If your herd becomes infected for the first time, you can expect around a 90% infection rate and a long, drawn-out calving season resulting in a 50-70% calf crop. Infertility and repeat breeding of individual cows can span several months, because the embryo usually dies within 2 weeks of conception and the cow is bred again. Eventually cows begin to cycle regularly and may carry a fetus to term. Once the herd has been infected for a long period, more cows will get pregnant, but never as many as if there were no Trich present.
Bulls are the main carriers of Trich, but they don’t exhibit any signs of the disease. Once a bull becomes infected, it remains infected for life. In cows and heifers, the immune system destroys it within 3-20 weeks. The immunity is short-lived though, so she can become re-infected. An infected cow is capable of passing Trich to an uninfected bull, perpetuating the cycle.
It is important to test incoming, borrowed, or rented bulls to keep this disease away from your herd. Using bulls that have serviced other herds greatly increases the risk of passing Trich. Artificial Insemination or virgin bulls are generally considered safe breeding options. It’s also important that you maintain secure fences to prevent neighboring bulls and cows from commingling with your herd.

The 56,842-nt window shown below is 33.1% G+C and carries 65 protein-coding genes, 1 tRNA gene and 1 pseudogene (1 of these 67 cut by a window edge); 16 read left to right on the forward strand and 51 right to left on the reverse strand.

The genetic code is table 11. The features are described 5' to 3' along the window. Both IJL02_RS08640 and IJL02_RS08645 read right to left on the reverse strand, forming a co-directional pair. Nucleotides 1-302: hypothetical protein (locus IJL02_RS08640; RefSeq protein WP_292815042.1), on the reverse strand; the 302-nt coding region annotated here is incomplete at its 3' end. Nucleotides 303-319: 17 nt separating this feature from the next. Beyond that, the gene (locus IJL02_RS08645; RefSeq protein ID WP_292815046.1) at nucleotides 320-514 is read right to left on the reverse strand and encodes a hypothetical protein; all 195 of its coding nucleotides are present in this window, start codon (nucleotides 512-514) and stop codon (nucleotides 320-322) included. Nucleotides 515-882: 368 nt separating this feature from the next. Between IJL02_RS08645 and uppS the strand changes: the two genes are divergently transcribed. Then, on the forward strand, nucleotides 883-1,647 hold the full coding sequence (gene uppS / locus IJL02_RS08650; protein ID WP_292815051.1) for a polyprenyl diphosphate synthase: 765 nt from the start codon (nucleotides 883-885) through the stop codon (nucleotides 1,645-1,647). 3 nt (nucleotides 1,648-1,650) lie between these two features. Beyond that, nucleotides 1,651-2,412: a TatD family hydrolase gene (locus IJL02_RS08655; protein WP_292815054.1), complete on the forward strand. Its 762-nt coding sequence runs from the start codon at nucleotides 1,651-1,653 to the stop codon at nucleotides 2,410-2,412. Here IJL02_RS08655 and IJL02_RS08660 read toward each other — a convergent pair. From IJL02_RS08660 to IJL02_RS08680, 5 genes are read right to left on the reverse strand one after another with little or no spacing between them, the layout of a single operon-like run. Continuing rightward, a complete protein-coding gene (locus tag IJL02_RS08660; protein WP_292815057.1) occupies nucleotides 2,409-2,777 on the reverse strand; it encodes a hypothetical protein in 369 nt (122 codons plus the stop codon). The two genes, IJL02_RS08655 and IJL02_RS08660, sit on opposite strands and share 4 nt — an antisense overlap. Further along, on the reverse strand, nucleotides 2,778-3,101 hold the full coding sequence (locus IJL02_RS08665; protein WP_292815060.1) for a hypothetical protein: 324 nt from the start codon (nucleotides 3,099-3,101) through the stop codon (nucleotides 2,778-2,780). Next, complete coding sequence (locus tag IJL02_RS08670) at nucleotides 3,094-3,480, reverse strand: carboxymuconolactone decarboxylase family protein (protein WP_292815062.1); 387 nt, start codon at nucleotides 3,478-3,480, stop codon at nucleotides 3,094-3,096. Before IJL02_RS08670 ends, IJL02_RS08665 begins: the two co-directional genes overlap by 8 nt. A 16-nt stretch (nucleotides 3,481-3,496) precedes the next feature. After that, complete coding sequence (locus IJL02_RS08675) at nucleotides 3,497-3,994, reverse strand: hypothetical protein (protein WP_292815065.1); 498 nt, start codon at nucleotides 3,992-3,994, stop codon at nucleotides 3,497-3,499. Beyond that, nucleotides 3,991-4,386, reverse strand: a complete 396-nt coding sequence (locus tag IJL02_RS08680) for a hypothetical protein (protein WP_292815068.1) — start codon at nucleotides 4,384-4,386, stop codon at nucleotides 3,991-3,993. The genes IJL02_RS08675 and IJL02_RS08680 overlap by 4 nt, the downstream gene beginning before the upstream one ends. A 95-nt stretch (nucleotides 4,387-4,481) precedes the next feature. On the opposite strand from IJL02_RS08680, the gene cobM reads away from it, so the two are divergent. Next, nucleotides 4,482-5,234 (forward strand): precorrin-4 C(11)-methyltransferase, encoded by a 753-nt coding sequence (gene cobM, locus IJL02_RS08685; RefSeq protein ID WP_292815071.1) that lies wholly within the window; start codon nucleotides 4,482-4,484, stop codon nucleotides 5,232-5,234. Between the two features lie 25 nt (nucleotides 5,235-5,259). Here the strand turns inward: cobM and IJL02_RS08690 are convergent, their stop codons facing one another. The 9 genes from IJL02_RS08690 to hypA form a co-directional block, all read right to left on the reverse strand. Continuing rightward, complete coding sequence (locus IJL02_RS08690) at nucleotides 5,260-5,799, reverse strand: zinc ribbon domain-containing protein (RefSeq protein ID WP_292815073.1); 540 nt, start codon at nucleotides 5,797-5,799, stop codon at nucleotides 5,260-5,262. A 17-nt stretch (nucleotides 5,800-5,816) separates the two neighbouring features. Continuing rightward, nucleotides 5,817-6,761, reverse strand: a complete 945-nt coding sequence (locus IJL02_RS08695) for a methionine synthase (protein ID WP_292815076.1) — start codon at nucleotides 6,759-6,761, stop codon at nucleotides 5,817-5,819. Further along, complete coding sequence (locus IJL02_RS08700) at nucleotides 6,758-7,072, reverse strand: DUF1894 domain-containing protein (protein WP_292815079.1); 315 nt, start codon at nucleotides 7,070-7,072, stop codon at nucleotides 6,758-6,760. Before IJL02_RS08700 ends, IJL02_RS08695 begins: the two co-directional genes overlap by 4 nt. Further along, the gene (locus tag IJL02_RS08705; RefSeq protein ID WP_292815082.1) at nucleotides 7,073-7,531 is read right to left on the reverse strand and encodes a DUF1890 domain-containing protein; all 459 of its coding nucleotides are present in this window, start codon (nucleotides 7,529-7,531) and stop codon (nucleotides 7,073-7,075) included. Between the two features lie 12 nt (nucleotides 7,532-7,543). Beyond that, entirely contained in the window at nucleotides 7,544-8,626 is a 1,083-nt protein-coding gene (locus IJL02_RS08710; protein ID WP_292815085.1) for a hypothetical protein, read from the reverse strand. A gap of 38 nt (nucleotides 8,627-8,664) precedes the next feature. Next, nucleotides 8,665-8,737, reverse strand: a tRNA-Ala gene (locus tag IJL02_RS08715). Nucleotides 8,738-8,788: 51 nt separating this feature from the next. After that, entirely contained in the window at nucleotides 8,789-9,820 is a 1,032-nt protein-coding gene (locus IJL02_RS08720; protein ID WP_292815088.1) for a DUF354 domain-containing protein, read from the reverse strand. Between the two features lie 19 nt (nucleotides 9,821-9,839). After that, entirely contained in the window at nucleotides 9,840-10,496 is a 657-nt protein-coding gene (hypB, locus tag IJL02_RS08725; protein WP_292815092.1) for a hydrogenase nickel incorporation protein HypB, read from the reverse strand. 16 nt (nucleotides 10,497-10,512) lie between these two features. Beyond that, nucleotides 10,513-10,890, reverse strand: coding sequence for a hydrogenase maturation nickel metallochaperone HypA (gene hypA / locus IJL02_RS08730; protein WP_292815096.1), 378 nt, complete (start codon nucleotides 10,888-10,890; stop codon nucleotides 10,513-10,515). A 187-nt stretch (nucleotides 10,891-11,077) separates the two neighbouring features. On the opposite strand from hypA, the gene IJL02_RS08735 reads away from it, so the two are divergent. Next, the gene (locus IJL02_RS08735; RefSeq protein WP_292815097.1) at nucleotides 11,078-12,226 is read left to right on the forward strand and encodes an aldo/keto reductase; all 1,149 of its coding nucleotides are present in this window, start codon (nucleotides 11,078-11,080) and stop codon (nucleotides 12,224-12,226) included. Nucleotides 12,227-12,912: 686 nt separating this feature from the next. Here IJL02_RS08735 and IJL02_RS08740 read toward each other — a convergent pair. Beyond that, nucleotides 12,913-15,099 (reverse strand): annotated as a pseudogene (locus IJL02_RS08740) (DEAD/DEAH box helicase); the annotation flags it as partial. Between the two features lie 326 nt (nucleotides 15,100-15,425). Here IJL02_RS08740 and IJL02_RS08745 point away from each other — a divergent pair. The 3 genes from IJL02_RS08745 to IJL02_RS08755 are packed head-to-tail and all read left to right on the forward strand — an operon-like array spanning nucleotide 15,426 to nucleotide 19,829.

TrichGuard is a vaccine to aid in the prevention of Trichomoniasis. A series of 3 injected doses is required, with the last dose given 4 weeks prior to breeding.
Trich is a disease that you should be aware of and take precautions to prevent. An ounce of prevention is worth a pound of cure, and in this case the only path to a “cure” is long and devastating. Lori H